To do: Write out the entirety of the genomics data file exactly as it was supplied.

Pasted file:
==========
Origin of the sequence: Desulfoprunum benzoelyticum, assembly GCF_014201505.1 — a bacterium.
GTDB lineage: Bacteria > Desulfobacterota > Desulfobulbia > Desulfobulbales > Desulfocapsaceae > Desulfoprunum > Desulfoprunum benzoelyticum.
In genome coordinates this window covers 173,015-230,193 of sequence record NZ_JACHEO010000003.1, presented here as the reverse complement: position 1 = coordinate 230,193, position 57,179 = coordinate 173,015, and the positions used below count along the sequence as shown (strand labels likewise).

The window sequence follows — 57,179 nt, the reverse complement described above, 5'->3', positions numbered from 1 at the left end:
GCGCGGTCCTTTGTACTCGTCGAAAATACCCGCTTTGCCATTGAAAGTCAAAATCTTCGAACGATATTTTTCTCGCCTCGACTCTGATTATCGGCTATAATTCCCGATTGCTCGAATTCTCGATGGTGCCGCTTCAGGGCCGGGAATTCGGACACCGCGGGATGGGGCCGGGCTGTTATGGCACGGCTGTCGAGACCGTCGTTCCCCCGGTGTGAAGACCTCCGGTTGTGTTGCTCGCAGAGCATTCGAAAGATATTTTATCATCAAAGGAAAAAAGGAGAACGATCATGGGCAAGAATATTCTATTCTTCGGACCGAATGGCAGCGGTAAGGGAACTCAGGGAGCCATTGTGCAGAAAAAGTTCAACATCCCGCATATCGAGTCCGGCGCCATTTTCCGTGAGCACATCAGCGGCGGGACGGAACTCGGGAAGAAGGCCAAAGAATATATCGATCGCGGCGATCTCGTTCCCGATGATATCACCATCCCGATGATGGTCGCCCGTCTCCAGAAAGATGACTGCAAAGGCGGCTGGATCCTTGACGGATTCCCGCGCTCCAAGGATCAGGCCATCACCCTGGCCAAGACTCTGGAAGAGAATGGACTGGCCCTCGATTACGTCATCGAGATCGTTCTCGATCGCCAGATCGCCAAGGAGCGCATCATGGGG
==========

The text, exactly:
Origin of the sequence: Desulfoprunum benzoelyticum, assembly GCF_014201505.1 — a bacterium.
GTDB lineage: Bacteria > Desulfobacterota > Desulfobulbia > Desulfobulbales > Desulfocapsaceae > Desulfoprunum > Desulfoprunum benzoelyticum.
In genome coordinates this window covers 173,015-230,193 of sequence record NZ_JACHEO010000003.1, presented here as the reverse complement: position 1 = coordinate 230,193, position 57,179 = coordinate 173,015, and the positions used below count along the sequence as shown (strand labels likewise).

The window sequence follows — 57,179 nt, the reverse complement described above, 5'->3', positions numbered from 1 at the left end:
GCGCGGTCCTTTGTACTCGTCGAAAATACCCGCTTTGCCATTGAAAGTCAAAATCTTCGAACGATATTTTTCTCGCCTCGACTCTGATTATCGGCTATAATTCCCGATTGCTCGAATTCTCGATGGTGCCGCTTCAGGGCCGGGAATTCGGACACCGCGGGATGGGGCCGGGCTGTTATGGCACGGCTGTCGAGACCGTCGTTCCCCCGGTGTGAAGACCTCCGGTTGTGTTGCTCGCAGAGCATTCGAAAGATATTTTATCATCAAAGGAAAAAAGGAGAACGATCATGGGCAAGAATATTCTATTCTTCGGACCGAATGGCAGCGGTAAGGGAACTCAGGGAGCCATTGTGCAGAAAAAGTTCAACATCCCGCATATCGAGTCCGGCGCCATTTTCCGTGAGCACATCAGCGGCGGGACGGAACTCGGGAAGAAGGCCAAAGAATATATCGATCGCGGCGATCTCGTTCCCGATGATATCACCATCCCGATGATGGTCGCCCGTCTCCAGAAAGATGACTGCAAAGGCGGCTGGATCCTTGACGGATTCCCGCGCTCCAAGGATCAGGCCATCACCCTGGCCAAGACTCTGGAAGAGAATGGACTGGCCCTCGATTACGTCATCGAGATCGTTCTCGATCGCCAGATCGCCAAGGAGCGCATCATGGGG